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Bioelectrochemistry. 2019 Sep 4;131:107370. doi: 10.1016/j.bioelechem.2019.107370. [Epub ahead of print]

A pyridine-Fe gel with an ultralow-loading Pt derivative as ORR catalyst in microbial fuel cells with long-term stability and high output voltage.

Author information

1
Beijing National Laboratory for Molecular Sciences (BNLMS), Key Laboratory of Green Printing, Institute of Chemistry, Chinese Academy of Sciences, Zhongguancun North First Street 2, Beijing 100190, China; University of Chinese Academy of Sciences, Beijing 100049, China.
2
Beijing National Laboratory for Molecular Sciences (BNLMS), Key Laboratory of Green Printing, Institute of Chemistry, Chinese Academy of Sciences, Zhongguancun North First Street 2, Beijing 100190, China. Electronic address: weill@iccas.ac.cn.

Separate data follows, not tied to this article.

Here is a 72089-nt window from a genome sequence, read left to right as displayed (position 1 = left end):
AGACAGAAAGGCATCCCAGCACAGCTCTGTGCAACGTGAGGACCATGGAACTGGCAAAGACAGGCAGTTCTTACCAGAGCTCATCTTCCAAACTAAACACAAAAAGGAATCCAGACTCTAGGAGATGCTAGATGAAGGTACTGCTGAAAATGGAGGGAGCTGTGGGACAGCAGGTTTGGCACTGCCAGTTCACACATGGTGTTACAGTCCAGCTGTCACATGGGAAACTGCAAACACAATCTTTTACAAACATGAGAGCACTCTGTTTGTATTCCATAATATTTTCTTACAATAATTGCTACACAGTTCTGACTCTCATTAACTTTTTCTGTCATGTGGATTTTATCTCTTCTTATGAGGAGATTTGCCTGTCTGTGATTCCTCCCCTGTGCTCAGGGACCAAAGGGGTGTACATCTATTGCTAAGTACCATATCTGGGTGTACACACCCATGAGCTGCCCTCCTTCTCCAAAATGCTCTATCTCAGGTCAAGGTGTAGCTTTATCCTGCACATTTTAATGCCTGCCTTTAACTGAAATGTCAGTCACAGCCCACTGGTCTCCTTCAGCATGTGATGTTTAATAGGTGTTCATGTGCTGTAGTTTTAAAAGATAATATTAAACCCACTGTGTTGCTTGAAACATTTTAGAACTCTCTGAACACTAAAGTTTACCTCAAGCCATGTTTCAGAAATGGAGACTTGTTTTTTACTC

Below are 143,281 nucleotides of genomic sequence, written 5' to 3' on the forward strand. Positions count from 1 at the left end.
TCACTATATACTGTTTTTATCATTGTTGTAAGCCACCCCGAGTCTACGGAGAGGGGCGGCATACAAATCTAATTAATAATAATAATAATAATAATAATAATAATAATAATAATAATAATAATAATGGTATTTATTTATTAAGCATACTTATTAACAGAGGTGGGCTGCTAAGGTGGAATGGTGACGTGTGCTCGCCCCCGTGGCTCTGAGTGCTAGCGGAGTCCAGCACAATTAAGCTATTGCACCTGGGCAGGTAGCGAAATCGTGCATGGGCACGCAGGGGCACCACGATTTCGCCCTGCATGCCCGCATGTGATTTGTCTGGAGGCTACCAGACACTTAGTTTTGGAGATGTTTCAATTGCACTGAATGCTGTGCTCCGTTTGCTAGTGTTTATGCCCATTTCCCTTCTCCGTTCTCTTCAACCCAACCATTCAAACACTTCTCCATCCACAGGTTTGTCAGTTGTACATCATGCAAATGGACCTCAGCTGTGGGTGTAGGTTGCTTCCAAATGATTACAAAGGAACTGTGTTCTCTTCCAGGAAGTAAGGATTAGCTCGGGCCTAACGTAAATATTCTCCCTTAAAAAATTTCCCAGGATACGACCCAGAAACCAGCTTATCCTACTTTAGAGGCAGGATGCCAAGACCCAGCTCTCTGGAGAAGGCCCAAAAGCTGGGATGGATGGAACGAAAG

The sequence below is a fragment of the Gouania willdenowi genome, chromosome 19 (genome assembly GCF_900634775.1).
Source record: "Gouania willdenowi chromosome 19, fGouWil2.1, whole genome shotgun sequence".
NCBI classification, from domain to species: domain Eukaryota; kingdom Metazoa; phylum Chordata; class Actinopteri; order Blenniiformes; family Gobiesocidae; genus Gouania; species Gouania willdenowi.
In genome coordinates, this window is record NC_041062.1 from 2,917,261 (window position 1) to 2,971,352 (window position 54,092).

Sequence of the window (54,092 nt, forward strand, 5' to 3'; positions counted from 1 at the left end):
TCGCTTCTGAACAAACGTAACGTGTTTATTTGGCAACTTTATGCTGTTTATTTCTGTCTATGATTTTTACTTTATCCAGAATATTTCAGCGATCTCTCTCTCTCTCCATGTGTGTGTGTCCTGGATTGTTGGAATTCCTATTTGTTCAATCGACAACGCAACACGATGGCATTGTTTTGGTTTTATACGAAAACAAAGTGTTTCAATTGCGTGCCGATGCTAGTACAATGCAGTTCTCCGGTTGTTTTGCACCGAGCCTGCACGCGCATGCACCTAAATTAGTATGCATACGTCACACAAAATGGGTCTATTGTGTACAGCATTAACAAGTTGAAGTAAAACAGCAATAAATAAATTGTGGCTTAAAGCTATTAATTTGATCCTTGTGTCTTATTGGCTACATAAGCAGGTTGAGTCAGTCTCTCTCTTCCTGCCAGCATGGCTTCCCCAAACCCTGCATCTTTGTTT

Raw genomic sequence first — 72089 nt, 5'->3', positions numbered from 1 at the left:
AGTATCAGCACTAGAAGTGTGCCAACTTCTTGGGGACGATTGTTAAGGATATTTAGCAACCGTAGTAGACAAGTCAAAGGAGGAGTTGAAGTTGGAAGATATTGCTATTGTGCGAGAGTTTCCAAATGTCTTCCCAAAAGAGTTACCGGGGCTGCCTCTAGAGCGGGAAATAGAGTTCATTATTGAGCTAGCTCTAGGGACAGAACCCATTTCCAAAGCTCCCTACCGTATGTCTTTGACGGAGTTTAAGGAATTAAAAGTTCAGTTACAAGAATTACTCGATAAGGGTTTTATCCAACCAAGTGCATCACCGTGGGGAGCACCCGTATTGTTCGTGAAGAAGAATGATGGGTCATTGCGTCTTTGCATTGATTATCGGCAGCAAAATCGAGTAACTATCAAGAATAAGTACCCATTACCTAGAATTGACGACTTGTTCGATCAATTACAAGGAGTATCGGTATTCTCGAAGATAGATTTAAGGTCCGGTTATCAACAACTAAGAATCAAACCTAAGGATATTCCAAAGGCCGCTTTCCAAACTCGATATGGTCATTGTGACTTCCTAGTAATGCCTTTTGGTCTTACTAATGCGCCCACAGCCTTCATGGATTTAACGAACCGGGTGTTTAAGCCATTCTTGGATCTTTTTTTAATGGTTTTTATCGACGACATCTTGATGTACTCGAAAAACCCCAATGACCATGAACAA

3
Beijing Center for Physical and Chemical Analysis, Beijing 100089, China.
4
Beijing National Laboratory for Molecular Sciences (BNLMS), Key Laboratory of Green Printing, Institute of Chemistry, Chinese Academy of Sciences, Zhongguancun North First Street 2, Beijing 100190, China. Electronic address: jqshen@iccas.ac.cn.

Abstract

A low-cost and high-efficiency oxygen reduction reaction (ORR) catalyst was fabricated using a pyridine-Fe gel with ultralow-loading of Pt nanoparticles and subsequently applied to air-cathode microbial fuel cells (MFCs). This novel catalyst (N3/Fe/C-Pt) exhibited excellent electrocatalytic activity with a positive onset potential of 0.19 V (vs Ag/AgCl) and half-wave potential of 0.03 V (vs Ag/AgCl), which is comparable to commercial PtC catalysts. More importantly, N3/Fe/C-Pt shows remarkable oxygen reduction activity in MFCs with a distinct output voltage (568 mV) and power density (504 mW m-2) for 400 h when it is fed with a culture medium containing 5 g L-1 sucrose in the phosphate buffer solution. This strategy, incorporating Pt nanoparticles uniformly into a conductive gel demonstrates significance for broadening the development and research of gel-based catalysts for applications in batteries.

KEYWORDS:

Microbial fuel cells; Oxygen reduction reaction; Pyridine-Fe gel; Ultralow-loading Pt

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